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Court reverses lower court's holdilng that insurance policy coverage was illusory and summarily disposes of CMH insured's coverage claim

One Community Mental Health client struck another client in the face while they were being transported to a training facility.  The victim suffered a permanent eye injury and attributed the assault, in part, to negligence by the transporting CMH employee. The insurer for the CMH, Cincinnati Insurance Company, argued that it was not required to provide coverage because it had written the CMH liability policy to exclude coverage for any allegations of "abuse or molestation." 

The lower court and the first reviewing appellate court had ruled that allegations of abuse or molestation necessarily sounded in sexual misconduct, making the policy exclusion inapplicable to a negligent assault with no sexual connotation.  The judges had concluded that to rule otherwise would be to eviscerate the policy of any meaningful coverage and therefore "illusory."

in a second appeal by Cincinnati, two judges of the Court of Appeals disagreed.  They cited multiple definitions for "abuse" and "molestation" and noted that under the broadest possible interpretation of these terms, the subject assault could be termed "abuse."  Therefore, they concluded, the policy coverage was not illusory and Cincinnati was not required to provide liability insurance coverage for this event.  The judges, including the insurance company's favorite, Kirsten Frank Kelly, wrote "it appears that our Supreme Court will not strike an insurance policy as illusory if there is any manner in which the policy could be interpreted to provide coverage [no matter how minimal or unreasonabler]."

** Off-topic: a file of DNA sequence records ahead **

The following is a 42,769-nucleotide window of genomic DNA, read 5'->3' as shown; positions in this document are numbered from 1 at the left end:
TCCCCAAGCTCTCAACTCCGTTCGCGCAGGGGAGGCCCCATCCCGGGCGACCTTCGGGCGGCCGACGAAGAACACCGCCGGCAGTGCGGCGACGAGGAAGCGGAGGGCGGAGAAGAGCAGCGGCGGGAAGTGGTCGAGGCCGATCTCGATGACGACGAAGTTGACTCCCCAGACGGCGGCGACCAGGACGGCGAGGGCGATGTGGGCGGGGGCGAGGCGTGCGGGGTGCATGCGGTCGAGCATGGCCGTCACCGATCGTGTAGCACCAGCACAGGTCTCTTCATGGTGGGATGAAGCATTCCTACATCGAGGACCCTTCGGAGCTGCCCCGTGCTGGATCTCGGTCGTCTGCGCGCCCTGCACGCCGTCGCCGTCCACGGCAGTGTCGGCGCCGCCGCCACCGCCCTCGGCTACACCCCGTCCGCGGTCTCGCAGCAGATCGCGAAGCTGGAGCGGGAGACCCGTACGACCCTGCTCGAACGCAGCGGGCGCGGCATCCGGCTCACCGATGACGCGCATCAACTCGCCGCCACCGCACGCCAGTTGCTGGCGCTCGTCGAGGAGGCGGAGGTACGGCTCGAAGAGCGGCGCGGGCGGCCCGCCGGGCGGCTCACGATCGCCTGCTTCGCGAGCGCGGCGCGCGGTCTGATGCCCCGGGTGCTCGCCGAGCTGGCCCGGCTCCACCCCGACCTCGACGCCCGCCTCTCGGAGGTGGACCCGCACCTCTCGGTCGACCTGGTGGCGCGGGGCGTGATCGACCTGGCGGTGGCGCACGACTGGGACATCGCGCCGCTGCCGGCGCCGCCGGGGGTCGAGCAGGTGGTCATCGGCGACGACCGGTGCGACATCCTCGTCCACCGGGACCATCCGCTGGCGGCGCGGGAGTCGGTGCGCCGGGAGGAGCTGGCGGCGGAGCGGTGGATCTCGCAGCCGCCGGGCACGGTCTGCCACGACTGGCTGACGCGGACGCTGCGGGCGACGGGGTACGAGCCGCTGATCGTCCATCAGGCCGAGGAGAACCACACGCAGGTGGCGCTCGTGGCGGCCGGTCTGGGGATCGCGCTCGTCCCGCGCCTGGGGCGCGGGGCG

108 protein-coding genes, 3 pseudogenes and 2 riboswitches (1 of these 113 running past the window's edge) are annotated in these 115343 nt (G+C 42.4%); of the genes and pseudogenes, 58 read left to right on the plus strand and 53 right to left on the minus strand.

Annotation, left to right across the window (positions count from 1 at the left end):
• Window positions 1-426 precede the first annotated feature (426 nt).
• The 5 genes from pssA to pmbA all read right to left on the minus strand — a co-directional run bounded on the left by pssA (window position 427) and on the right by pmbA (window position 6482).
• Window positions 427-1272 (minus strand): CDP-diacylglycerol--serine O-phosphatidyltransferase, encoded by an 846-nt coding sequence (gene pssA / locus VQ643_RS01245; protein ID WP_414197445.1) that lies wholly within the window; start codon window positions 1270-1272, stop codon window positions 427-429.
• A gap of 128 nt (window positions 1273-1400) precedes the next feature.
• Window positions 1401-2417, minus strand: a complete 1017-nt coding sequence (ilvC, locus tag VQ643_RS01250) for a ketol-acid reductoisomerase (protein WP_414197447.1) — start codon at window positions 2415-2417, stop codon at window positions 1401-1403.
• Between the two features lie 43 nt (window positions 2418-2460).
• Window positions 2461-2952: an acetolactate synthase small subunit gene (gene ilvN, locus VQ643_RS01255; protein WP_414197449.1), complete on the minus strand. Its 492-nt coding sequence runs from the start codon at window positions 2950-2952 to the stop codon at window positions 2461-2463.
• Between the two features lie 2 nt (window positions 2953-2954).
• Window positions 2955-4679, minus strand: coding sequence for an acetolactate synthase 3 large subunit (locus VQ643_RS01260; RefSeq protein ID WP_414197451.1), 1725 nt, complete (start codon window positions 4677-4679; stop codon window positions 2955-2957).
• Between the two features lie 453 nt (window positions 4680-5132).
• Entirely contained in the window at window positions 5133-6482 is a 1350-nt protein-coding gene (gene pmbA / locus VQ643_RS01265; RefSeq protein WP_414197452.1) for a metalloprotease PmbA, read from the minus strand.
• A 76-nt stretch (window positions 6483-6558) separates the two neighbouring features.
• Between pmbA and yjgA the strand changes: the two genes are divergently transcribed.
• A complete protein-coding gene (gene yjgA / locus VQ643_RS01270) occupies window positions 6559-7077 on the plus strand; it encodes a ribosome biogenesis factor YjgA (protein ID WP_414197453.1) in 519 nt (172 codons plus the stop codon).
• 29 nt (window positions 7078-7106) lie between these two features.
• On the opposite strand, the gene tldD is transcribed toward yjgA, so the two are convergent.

To his credit, Judge Fitzgerald dissented.  He pointed out that we normally interpret contracts and insurance policies by their "common meaning" and that the common meaning of "abuse and molestation" carried a sexual connotation.  He agreed with the other judges who had addressed the issue previously and determined that giving the term "abuse" its broadest possible meaning allowed the coverage exclusion to completely devour the coverage.  He also pointed out that under the "law of the case" doctrine, a prior decision of the Court of Appeals was binding on this panel and it could not re-consider the issue of illusory coverage.

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